PHILADELPHIA — The 300th killing of the year took the life of Lameer Boyd, an 18-year-old father-to-be who was gunned down one July night on a West Philadelphia sidewalk. Over the days that followed, a grandmother was shot in the neck in Mill Creek, a popular singer was killed in front of his house in South Philadelphia and a 26-year-old was shot during an argument outside a restaurant in East Tioga .
On Aug. 2, a Tuesday night, a car pulled up at a front-porch cookout in Northeast Philadelphia. Someone in the car opened fire, killing a 29-year-old woman.
With her death, the 322nd of the year, the number of homicides in Philadelphia was on track toward becoming the highest in police records, passing the bleak milestone set just last year. So far in 2022, more than 1,400 people in the city have been shot, hundreds of them fatally, a higher toll than in the much larger cities of New York or Los Angeles. Alarms have sounded about gun violence across the country over the past two years, but Philadelphia is one of the few major American cities where it truly is as bad as it has ever been.
The crisis is all the more harrowing for having been so concentrated in certain neighborhoods in North and West Philadelphia, places that were left behind decades ago by redlining and other forms of discrimination and are now among the poorest parts of what is often called the country’s poorest big city. Violence has erupted at times in other areas of Philadelphia, including a mass shooting in June on a packed street with bar and restaurant traffic. But much of the gunfire has rung out on blocks of blighted rowhouses, vacant lots and iron-caged front porches.
The city government has rolled out an array of efforts to address the crisis, including grants for community groups, violence intervention programs and earlier curfews. But on one crucial matter, there seem to be no ready answers: what to do about all the guns.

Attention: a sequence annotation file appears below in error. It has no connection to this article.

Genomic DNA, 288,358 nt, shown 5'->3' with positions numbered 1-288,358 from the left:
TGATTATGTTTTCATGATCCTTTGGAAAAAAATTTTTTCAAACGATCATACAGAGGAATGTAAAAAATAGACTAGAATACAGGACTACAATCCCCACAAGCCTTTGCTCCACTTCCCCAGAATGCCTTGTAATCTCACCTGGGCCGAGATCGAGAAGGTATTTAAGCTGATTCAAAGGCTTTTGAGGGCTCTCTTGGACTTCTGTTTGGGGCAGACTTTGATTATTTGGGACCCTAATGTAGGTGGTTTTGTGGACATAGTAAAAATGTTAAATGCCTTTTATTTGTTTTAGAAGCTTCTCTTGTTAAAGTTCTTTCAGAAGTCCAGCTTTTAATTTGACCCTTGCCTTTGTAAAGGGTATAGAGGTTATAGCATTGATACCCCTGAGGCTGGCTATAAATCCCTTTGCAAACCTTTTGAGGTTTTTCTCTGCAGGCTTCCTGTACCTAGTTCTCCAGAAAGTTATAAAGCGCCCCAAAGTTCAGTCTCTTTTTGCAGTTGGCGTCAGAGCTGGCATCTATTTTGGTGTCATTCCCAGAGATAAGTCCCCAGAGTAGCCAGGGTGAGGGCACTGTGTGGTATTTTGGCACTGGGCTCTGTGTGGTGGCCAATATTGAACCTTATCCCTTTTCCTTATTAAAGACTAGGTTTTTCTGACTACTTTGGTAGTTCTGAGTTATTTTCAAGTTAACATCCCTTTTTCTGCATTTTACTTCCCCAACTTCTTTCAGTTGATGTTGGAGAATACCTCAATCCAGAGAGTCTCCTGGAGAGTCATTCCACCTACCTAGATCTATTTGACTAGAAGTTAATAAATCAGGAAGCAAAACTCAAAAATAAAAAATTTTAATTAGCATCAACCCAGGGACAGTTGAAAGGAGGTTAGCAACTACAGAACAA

“Everybody is armed,” said Jonathan Wilson, director of the Fathership Foundation, a nonprofit organization in Southwest Philadelphia that has been helping to conduct a multicity survey of young people’s attitudes about gun culture. “Nobody’s without a gun in these ZIP codes, because they’ve always been dangerous.”
In a recent news conference, Mayor Jim Kenney lamented that the authorities “keep taking guns off the street, and they’re simultaneously replaced almost immediately.” In fact, the problem is more drastic than that, according to a city report earlier this year. For every illegal gun seized by the police in Philadelphia between 1999 and 2019, about three more guns were bought or sold legally — and that was before a recent boom in gun ownership.
In Philadelphia over the past two years, as all around the country, the pace of legal gun sales surged, roughly doubling during the pandemic years. The number of firearm licenses issued in the city jumped to more than 52,000 in 2021, from around 7,400 in 2020.
None of these figures include the apparently flourishing market in illegal guns. Over the past two years, reports of stolen guns have spiked, major gun-trafficking pipelines have been uncovered and, according to the police, many more guns have been found that were illegally converted into fully automatic weapons.
Gun Violence and Gun Control in America
The city has sued the gun-friendly state legislature for pre-empting its authority to enact stronger local gun laws, like reporting requirements for lost or stolen guns. And officials in Philadelphia have publicly quarreled among themselves about enforcement of the laws on the books. In July, after two police officers were shot at a Fourth of July celebration, some City Council leaders even suggested returning to a police tactic that many people had come to see as the shame of an earlier era: stop-and-frisk.
“There are a lot of citizens in the streets of the city of Philadelphia that talk about, ‘When are we going to look at stop-and-frisk in a constitutional and active way?’” Darrell L. Clarke, the council president, said at a news conference. “Those are conversations that people have to have.”
Given a consent decree that requires the monitoring of police stops, as well as opposition from other city leaders and a dearth of evidence that the practice ever worked, the old days of stop-and-frisk, when the police conducted thousands of street searches that overwhelmingly targeted Black Philadelphians, are unlikely to return. But broaching the subject at all revealed the depths of official exasperation.